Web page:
What about me? What am I doing now that the Healey has moved on? Well, that will be the stuff for the “rest of the story”. Up to this point this has been more a history of the Healey Sprite than of Team 51, but it was always homologous… didn’t get one without the other. Now comes a fork in the road where Team 51 diverges away from the Austin Healey and moves on to new adventures.

Oh, by the way, did you ever wonder where the Team name came from? It doesn’t matter; you’re going to hear anyhow. Back in the days when we decided that we would race the Austin Healy I had a goal to be racing the car by my fiftieth birthday. We missed it by one year and hence the name. Ok, so now you’re doing the math…..everyone does it. And, yes it’s 2009 and I’m still actively in the sport, driving as often as I can. Dreams never die………after all, we’re not old, we’re Vintage!

When Team 51 was campaigning the Austin Healey we were constantly correcting those people that thought the car was a MG Midget! Come on, how could anyone make that kind of lame brained mistake! There is a winged badge on the hood that says Austin Healy for heavens sake! Okay, okay, the two cars were virtually built on the same chassis, with many common parts. But, an MG? We wouldn’t be caught dead in a MG! Yeah, we are die hard Group One small bore guys, plus being loyal to the British marque; cut us and we bleed red, white and blue (in a Union Jack pattern of course). But a MG……come on!

Then it happened…..bear in mind, one of the ways that I have always supported my addiction to my British cars was to buy, sell and trade parts at flea markets. Most notably was my yearly exodus to the Carlisle, PA foreign car spring swap meet and flea market. There I was, nearly through with my wheeling and dealing this one year (1998 as I recall), ready to pack it in, when I eased into my friend Jack Whorley’s spot. He was there peddling some MG parts and other “stuff”. Jack is the Technical Director for the SVRA, and it was natural that we had things in common, so chatting with him would be a good way to wrap up the weekend; right?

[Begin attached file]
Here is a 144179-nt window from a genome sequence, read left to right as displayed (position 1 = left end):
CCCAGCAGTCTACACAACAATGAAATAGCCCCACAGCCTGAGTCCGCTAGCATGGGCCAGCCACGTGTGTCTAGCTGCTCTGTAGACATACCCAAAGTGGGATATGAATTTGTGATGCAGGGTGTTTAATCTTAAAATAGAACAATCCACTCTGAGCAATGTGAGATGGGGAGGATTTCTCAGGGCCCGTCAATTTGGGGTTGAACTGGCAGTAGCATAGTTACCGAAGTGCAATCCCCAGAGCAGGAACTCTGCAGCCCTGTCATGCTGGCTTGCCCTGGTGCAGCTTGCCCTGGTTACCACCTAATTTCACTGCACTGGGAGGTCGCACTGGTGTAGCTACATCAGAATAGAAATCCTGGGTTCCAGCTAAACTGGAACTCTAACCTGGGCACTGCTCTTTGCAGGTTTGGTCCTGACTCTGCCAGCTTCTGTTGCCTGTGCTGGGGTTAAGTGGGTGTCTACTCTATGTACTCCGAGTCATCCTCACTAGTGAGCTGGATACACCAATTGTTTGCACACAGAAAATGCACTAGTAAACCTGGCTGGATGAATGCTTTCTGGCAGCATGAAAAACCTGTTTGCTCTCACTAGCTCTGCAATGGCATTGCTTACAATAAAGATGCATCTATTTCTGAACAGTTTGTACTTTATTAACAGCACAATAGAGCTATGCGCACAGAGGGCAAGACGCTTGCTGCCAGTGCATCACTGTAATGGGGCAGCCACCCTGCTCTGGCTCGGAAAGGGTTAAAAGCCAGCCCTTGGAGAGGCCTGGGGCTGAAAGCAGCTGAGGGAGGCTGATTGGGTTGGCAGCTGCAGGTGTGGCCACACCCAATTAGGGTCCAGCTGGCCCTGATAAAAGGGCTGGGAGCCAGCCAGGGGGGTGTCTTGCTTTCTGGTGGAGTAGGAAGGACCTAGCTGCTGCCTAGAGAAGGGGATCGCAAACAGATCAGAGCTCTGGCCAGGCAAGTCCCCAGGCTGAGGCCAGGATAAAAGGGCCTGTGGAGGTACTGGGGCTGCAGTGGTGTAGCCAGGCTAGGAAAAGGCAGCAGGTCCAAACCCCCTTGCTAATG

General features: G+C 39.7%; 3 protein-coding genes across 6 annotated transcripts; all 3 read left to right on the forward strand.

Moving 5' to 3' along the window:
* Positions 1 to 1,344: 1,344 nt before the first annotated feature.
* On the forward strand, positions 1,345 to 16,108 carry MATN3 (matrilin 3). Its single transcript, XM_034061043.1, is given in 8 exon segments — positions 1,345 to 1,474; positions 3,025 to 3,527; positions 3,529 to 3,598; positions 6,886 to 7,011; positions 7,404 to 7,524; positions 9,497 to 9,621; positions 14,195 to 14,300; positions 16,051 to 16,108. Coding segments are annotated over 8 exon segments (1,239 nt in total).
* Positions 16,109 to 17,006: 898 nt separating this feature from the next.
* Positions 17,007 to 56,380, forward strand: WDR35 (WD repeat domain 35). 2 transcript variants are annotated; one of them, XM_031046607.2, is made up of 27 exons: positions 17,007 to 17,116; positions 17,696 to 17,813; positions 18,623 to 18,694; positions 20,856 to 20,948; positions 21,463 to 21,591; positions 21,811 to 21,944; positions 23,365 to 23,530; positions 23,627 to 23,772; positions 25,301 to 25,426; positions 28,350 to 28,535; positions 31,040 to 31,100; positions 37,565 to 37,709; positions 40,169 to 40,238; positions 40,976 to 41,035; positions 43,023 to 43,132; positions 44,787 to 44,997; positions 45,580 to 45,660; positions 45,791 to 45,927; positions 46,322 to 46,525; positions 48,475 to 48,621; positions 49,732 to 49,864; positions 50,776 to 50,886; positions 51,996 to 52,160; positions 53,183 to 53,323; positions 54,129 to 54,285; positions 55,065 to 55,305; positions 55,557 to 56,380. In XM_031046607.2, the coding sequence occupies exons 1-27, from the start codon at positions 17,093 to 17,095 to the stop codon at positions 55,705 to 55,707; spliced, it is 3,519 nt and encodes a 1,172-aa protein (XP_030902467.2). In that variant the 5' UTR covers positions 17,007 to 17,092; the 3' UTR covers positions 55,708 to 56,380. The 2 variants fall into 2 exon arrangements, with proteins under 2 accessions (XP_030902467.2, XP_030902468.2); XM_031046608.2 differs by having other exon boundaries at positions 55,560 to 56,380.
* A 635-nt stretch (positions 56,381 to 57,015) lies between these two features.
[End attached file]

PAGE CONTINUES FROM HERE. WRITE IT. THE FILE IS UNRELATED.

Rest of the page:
Building a race car never moves as quickly as you hope, especially when this is strictly a hobby and you have very limited means to bring it all together. The time to prepare this car for its racing debut took about four years. During that time the car moved from Jack’s garage in South Carolina to storage in Georgia for awhile, moved up to PA, down to VA, back to PA and ultimately settled in Virginia when we physically relocated there. So, this car probably has more miles being hauled around the country on a trailer than it did as a “runner”.

But the time spent building the GT was well worth it. The plan to develop the car to a “factory-works” look alike strayed somewhat but the end results is pleasing just the same. And with the 1800cc plus displacement it really turns up the dial on the old fun-factor gauge! And, in the end, this is what it’s all about, right?

I “retired” in 2003 and we moved to Danville, Virginia lock, stock and barrel in 2004. When we knew that we would be living in VA we decided that we would need a home with more room than the normal two-car garage and full basement. We had to make space for our everyday cars, room for Gale’s hobbies, the race cars and an accumulation of twenty years worth of car parts, tools and all kinds of “stuff”. Well, again fate steps in and offers the perfect solution! It seems that friends of Mike and Julie (they are now living in Danville, too) have this property in the Historic District of Danville that would be perfect for our burgeoning space dilemma!

The property has a four bay garage plus a rather substantial warehouse building. And, the sale price offered is right. We quickly calculate that we can probably buy this property cheaper than we can build a second garage at our future home. So, we make the deal and the short term storage problems are solved. We ease the burden of the final relocation by moving all my worldly possessions to Danville where it finds a prime spot at the Lynn Street property.